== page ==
With the Hollywood writers' strike drawing to a close, I realize that I'm a little late in posting on this topic -- and its relation to the mystery publishing business -- once again making me realize that I am a "bad blogger," as good bloggers are supposed to be very of the moment. But I comfort myself in the belief that publishing is always several steps behind Hollywood, and society in general. So, perhaps, I am right on time....
The Net has been abuzz in recent weeks with quite a bit of discussion of MWA (Mystery Writers of America) and their rules for "active membership." For those interested in reviewing those rules, you may do so on the MWA Website at http://www.mysterywriters.org/pages/join/index.htm. These rules, in effect, leave out not only many small presses but also traditionally published writers. Part of the controversy, I think, is the membership tier structure, with a distinction drawn between "active members" and "affiliate members," which some feel equates to "first class" vs. "second class" citizens.
The whole topic is exceedingly incendiary, and there have been a lot of good posts in a lot of good forums on the pros and cons of the MWA policy. Before I offer a few additional thoughts, though, I will say that this is America, and -- no matter how noble your motives -- when you seek to create a group or society that actively excludes a subset of people, you are bound to get into some trouble.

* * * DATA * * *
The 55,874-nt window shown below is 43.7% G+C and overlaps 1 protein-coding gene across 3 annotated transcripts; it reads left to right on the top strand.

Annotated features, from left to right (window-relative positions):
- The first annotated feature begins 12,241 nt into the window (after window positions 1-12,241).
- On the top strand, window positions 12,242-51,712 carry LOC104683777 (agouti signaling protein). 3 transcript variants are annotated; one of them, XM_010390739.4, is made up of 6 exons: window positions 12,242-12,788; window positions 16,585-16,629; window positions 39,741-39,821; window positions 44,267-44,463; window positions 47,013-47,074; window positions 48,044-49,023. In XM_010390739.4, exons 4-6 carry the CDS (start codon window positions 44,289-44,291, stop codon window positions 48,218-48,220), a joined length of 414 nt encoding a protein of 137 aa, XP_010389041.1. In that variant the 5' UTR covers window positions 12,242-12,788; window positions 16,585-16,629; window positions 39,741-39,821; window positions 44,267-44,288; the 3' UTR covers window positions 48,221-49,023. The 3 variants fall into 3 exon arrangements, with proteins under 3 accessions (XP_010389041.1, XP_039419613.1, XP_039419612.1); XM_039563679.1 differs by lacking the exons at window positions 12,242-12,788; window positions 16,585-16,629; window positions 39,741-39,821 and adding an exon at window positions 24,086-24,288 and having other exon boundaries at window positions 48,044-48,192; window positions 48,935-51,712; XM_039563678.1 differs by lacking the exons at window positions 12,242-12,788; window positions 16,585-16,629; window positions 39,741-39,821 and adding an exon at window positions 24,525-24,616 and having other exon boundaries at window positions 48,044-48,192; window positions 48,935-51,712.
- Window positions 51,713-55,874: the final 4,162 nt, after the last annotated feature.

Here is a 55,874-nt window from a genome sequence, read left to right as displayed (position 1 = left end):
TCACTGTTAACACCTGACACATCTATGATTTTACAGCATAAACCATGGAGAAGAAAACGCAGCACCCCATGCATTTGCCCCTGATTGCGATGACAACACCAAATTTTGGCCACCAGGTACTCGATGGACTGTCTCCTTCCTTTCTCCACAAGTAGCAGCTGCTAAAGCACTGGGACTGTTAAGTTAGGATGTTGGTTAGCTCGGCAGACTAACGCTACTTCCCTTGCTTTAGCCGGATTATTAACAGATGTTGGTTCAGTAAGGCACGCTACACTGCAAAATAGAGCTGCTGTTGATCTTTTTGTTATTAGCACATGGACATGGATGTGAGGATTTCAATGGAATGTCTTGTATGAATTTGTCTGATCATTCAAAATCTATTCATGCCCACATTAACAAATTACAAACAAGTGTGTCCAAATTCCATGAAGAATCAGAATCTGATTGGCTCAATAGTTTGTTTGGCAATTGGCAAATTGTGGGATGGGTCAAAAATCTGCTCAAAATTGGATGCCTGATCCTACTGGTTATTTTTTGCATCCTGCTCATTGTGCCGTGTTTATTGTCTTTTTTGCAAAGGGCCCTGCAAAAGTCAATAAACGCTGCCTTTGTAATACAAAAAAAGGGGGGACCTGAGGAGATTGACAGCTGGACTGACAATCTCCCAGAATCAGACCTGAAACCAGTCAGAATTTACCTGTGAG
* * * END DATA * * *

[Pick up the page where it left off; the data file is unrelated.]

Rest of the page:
An important point that's been missing among the emotional MWA Rules debate is a key fact regarding that organization. The "W" in MWA stands for WRITERS; and the group is very honestly, and admirably, devoted to protecting the interests of published writers. There is nothing wrong with such a mission statement, as writers do deserve to have their interests looked out for. MWA does not, it seems to me, seek to protect the interests of unpublished writers, or aspiring writers, or the various publishing personnel involved in the mystery publishing business. They want what's best for their writers; it's their raison d'etre.
But, as we all know, the interests of one group in a capitalistic society are very often in conflict with those of other groups. And writers' interests do not always align with those of publishers. The model supported by MWA is that of big publishing, with large advances and significant first print runs. And, of course, such a model is what is best for writers, who then get paid a good amount of money, even if their book does not sell. A larger first print run does help motivate the publisher to do more publicity and/or advertising for that title, as none of us really want boxes and boxes of books sitting in our warehouses unsold.
But this model does not work in the publisher's favor. I've blogged about this topic in the past, but the conventional wisdom is that 80% or more of writers do not earn out their advances. That means, in essence, that they are getting paid for books that they haven't sold. And certainly books that don't sell end up getting destroyed, pulped, or remaindered for pennies on the dollar -- which means that, at the end of the day, those 80% of writers are ending up quite a bit ahead of their publisher, who's most likely lost money in the process of bringing a writer into print and attempting to sell his or her book.